In June 2018, Davis told an interviewer that he hoped to co-sponsor a “stand-alone bill” that would address the separation of adult illegal aliens at the Mexican border from the children accompanying them. He expressed optimism that the Congress could come up with some compromise on these issues.[39]

Tax reform[edit]

In a December 26, 2017, interview on CNN, Davis said that the U.S. would see increase tax revenue because of the economic growth resulting from the tax cut, and this, in turn, would bring down the national deficit.[54]

Women's rights[edit]

Davis opposes abortion except in cases of rape, incest, or to protect the health of the mother.[55]

Electoral history[edit]

2012 Illinois's 13th congressional district election[56]
Party Candidate Votes %
Republican Rodney Davis 137,034 46.55
Democratic David M. Gill 136,032 46.21
Independent John Hartman 21,319 7.24
Total votes 294,385 100.0
2014 Illinois's 13th congressional district election – Republican primary[57]
Party Candidate Votes %
Republican Rodney Davis (incumbent) 27,816 54.63
Republican Erika Harold 20,951 41.15
Republican Michael Firsching 2,147 4.22
Total votes 50,914 100.0
2014 Illinois's 13th congressional district election[58]
Party Candidate Votes %
Republican Rodney Davis (incumbent) 123,337 58.66
Democratic Ann E. Callis 86,935 41.34
Total votes 210,272 100.0
2016 Illinois's 13th congressional district election – Republican primary[59]
Party Candidate Votes %
Republican Rodney Davis (incumbent) 71,447 76.95
Republican Ethan Vandersand 21,401 23.05
Total votes 92,848 100.0
2016 Illinois's 13th congressional district election[60]
Party Candidate Votes %
Republican Rodney Davis (incumbent) 187,583 59.66
Democratic Mark D. Wicklund 126,811 40.34
Total votes 314,394 100.0
2018 Illinois's 13th congressional district election[61]
Party Candidate Votes %
Republican Rodney Davis (incumbent) 136,516 50.38
Democratic Betsy Dirksen Londrigan 134,458 49.62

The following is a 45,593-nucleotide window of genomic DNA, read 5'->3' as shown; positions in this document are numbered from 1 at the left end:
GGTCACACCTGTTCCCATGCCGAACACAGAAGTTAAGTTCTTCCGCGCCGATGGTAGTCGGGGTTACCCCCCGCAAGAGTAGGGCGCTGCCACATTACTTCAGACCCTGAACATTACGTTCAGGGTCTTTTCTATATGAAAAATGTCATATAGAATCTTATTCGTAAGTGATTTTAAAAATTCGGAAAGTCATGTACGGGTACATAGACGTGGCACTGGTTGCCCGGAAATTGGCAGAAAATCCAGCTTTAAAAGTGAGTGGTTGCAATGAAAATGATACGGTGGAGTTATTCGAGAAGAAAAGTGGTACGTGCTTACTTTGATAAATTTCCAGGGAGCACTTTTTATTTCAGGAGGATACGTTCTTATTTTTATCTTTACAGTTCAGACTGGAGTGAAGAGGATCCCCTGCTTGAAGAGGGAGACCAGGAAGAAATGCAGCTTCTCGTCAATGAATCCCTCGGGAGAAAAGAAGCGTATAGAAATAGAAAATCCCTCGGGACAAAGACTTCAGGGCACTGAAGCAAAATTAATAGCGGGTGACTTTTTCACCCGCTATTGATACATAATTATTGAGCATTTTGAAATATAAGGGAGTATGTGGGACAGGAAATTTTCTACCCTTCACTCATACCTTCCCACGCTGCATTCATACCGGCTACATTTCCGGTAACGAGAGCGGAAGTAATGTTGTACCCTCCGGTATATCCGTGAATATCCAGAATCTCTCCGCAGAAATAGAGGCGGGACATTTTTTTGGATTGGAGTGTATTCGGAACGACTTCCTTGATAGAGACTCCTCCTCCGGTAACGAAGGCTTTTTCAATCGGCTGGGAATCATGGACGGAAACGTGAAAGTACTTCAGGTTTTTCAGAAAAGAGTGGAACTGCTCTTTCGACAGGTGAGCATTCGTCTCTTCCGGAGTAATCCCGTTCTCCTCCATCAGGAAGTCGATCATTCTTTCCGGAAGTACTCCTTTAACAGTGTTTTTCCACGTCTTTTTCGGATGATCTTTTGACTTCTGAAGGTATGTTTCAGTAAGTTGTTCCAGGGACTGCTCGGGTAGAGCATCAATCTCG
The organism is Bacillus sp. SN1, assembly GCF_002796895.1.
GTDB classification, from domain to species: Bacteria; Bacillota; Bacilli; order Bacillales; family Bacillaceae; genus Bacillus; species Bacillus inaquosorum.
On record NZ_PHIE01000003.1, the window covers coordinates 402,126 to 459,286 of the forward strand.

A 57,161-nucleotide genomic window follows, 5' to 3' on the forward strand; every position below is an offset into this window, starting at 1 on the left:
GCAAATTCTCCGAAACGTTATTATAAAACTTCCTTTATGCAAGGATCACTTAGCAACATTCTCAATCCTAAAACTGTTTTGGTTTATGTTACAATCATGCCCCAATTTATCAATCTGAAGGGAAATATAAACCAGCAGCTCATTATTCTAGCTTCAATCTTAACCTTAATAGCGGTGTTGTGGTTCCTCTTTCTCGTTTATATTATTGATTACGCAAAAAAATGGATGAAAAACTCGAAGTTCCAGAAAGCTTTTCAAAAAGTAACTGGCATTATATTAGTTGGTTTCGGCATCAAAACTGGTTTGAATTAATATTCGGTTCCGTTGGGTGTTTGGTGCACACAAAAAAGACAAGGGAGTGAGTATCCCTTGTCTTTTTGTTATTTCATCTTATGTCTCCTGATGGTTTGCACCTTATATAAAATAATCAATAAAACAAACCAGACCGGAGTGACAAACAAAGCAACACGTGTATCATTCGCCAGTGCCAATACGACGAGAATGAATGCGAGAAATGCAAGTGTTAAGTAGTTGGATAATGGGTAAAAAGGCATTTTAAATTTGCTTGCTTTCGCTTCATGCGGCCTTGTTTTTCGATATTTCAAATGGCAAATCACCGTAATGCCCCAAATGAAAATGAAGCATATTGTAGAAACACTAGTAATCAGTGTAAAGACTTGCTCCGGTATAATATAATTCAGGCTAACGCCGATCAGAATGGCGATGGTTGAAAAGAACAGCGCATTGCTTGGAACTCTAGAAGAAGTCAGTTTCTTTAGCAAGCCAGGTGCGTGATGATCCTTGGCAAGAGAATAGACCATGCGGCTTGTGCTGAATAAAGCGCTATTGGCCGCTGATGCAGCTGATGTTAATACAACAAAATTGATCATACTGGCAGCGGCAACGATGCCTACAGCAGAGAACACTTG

Write-in votes Thomas J. Kuna (Jacob) 7 0.00
Total votes 270,981 100.0

Personal life[edit]

Davis and his wife Shannon wed in 1995, and the couple currently lives in Taylorville, Illinois.[62] They have three children.[5]

Davis coaches Taylorville Junior Football, is a member of the Taylorville Optimist Club, and serves on the Board of Directors for the Christian County Senior Center.[1] Davis plays catcher for the GOP team in the Congressional Baseball Game.[63][64]

On August 5, 2020, Davis was diagnosed with COVID-19.[65]


  1. ^ a b c "Rodney Davis' Biography". Project Vote Smart. Retrieved May 27, 2016.
  2. ^ "Congressman Rodney Davis '92 returns to Millikin as part of Constitution Week". Millikin University. September 19, 2017.
  3. ^ a b "DAVIS profile". Biographical Directory of the United States Congress. Retrieved September 28, 2016.
  4. ^ Gangitano, Alex (June 23, 2016). "Staffer Member Duo Turned Catcher Pitcher Teammates". Roll Call. Retrieved September 28, 2016.
  5. ^ a b c Petty, Allison (May 19, 2012). "GOP picks Rodney Davis to face Gill". Bloomington Pantagraph.
  6. ^ "GOP chooses Davis for US Rep. Tim Johnson's seat". Associated Press. May 19, 2012.
  7. ^ "Ballots Cast". Illinois State Board of Election. Retrieved May 27, 2016.
  8. ^ Last, Jonathan V. "Miss America vs. Mr. Incumbent". The Weekly Standard.
  9. ^ a b Official Illinois State Board of Elections Results Archived January 28, 2015, at the Wayback Machine. Retrieved March 3, 2015.